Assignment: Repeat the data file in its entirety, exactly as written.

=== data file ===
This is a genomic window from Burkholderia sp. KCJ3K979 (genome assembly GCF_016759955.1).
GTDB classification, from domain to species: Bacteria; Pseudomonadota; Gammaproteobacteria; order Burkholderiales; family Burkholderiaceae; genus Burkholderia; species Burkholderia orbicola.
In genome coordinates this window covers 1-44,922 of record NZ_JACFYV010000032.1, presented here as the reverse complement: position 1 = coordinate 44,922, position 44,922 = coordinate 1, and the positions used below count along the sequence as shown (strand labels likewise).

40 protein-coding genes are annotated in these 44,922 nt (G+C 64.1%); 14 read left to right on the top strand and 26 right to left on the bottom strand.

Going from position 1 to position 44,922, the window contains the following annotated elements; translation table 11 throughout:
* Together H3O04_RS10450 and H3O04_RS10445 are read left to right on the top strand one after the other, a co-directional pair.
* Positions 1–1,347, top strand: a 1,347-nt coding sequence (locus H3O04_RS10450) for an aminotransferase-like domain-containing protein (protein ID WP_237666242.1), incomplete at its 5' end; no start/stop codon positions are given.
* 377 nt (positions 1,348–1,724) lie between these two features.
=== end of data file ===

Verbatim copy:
This is a genomic window from Burkholderia sp. KCJ3K979 (genome assembly GCF_016759955.1).
GTDB classification, from domain to species: Bacteria; Pseudomonadota; Gammaproteobacteria; order Burkholderiales; family Burkholderiaceae; genus Burkholderia; species Burkholderia orbicola.
In genome coordinates this window covers 1-44,922 of record NZ_JACFYV010000032.1, presented here as the reverse complement: position 1 = coordinate 44,922, position 44,922 = coordinate 1, and the positions used below count along the sequence as shown (strand labels likewise).

40 protein-coding genes are annotated in these 44,922 nt (G+C 64.1%); 14 read left to right on the top strand and 26 right to left on the bottom strand.

Going from position 1 to position 44,922, the window contains the following annotated elements; translation table 11 throughout:
* Together H3O04_RS10450 and H3O04_RS10445 are read left to right on the top strand one after the other, a co-directional pair.
* Positions 1–1,347, top strand: a 1,347-nt coding sequence (locus H3O04_RS10450) for an aminotransferase-like domain-containing protein (protein ID WP_237666242.1), incomplete at its 5' end; no start/stop codon positions are given.
* 377 nt (positions 1,348–1,724) lie between these two features.